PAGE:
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  1. Signs won’t work as long as people are self-absorbed and inattentive. Maybe have stricter licensing requirements to begin with, including a test on signage. I don’t recall being asked a single question about signs on the test I took.

  2. In case anyone was wondering, this is why we can’t have nice things. How much time and money will be expended to solve a problem that shouldn’t even exist? The signage prohibiting left turns across the T right-of-way is very clear.

    Sure, there are probably ways in which the design of the T could have been better, but the real problem here is willfully reckless drivers.

  3. Two more areas that need help. 4th & King needs some improvements in not just signal priority, but extending lights to allow more than 1 train in each direction to cross the intersection. No reason why T and N in same direction can’t go through without waiting 3 mins for the next complete light cycle.

    Same issue on Embarcadero and Folsom where trains enter and exist the tunnel. If the lights on Embarcadero would stay green for 5 secs longer, most trains would get delayed by 3 mins while waiting for the next cycle.

    • Part of the delay at Folsom/Embarcadero is switching from automatic control in the subway to manual. Yeah, I know, it shouldn’t be complicated or take time, but we’re dealing with Muni and added delays are the norm. The inbound problem also suffers from trains backed up at the turnaround between the portal and Embarcadero station so N/K trains often sit outside waiting their turn.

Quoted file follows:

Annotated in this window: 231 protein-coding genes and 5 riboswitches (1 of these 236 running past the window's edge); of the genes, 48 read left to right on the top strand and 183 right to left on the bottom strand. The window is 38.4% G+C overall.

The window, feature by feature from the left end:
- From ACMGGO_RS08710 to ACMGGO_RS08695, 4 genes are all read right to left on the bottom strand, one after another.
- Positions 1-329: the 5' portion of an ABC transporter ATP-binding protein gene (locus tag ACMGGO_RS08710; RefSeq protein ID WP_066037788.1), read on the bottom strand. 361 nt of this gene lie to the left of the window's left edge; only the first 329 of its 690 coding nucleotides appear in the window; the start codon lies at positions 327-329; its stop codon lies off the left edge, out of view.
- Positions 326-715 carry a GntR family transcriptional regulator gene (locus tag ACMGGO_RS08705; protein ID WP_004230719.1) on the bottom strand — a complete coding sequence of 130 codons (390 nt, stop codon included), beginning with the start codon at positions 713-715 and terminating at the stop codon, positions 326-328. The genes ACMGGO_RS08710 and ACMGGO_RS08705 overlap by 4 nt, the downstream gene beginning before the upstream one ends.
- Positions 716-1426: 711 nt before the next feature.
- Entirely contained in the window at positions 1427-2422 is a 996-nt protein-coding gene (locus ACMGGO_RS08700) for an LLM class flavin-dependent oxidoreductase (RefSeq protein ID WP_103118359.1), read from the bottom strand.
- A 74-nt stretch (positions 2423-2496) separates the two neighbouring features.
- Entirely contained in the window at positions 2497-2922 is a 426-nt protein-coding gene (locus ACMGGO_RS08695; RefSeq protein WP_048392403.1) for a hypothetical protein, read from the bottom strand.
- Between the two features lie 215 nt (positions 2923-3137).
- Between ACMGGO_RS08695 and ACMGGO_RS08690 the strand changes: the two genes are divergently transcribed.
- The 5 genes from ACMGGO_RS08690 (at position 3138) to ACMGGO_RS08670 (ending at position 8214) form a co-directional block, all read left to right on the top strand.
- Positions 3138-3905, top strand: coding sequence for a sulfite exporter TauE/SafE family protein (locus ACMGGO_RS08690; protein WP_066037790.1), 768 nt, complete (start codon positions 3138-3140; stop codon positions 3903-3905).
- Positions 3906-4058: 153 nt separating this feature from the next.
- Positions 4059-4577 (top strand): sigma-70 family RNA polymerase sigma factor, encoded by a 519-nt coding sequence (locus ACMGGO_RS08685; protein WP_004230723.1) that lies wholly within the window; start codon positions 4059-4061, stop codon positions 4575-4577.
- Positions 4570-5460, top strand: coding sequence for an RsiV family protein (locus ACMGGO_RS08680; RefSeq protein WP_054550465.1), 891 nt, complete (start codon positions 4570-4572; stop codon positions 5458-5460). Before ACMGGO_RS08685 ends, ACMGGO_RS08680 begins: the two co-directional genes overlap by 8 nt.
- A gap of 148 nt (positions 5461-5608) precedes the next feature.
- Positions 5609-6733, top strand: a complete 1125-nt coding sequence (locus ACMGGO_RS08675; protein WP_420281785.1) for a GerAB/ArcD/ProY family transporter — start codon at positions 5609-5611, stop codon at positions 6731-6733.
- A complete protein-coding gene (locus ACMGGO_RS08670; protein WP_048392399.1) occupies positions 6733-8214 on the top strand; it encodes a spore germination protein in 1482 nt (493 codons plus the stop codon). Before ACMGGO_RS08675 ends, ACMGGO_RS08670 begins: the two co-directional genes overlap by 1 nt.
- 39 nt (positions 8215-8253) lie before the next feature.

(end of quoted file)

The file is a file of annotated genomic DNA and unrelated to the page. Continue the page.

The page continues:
• On rare occasions, you’ll find E and K/N/T cross folsom on the same light cycle, but that’s only if drivers are on top of their game and pay attention. That’s why adding 5-10 secs to the light cycle would do wonders.

        Another easy solution is for inbound direction, always give priority to E/F tracks since those trains don’t stop until Harrison. Then add 5 secs to the light cycle and K/N/T inbound can cross Folsom and stop at the Folsom station. The timing is sooo close that’s sad no one has improved it.

    • Federal safety requirements prevent trains from getting too close together at the Fourth & King intersection as trains merge, diverge, and cross over. It’s particular to rail standards and can’t be synced with the light.

      The problem is that turning T trains add an extra phase to the signal, which will go away when the Central Subway opens. At that point the turn will be used mainly for trains pulling in and out. But normal service will have the T trains crossing the intersection north-south with traffic, while the E & N lines with cross east-west with traffic on and off I-280. It’s a bit complicated, but it’s also why the lanes on the Fourth street bridge don’t seem to make sense right now.

      The SFMTA spent a couple years testing and researching options, but nothing which could make a dent could happen any faster than it would be disrupted for Central Subway construction anyway.

      • After T turns onto KIng, the lights switch and there a 30 second cycle for traffic traveling straight. If that cycle were extended by 10 secs, an N could easily cross the intersection with enough margin for safety.

        Just look at how closely we get Inbound N and Ts stacked up before 4th & King intersection, so it feels like it’s possible to have two trains go per cycle.

        Also, that intersection is for muni is strangely designed where the switching happens at the intersection. Everywhere in Europe, the divergent track happens mid-block, so you can have 1 turning train and 1 straight train approach the intersection. There’s room for 3 tracks at that spot (and that cross-over would then be moved back closer to 3rd and King.

        Anyway, not much use arguing, but just disappointing when best practices are ignored where examples are everywhere at 4th & King with every car direction having a left turn pocket.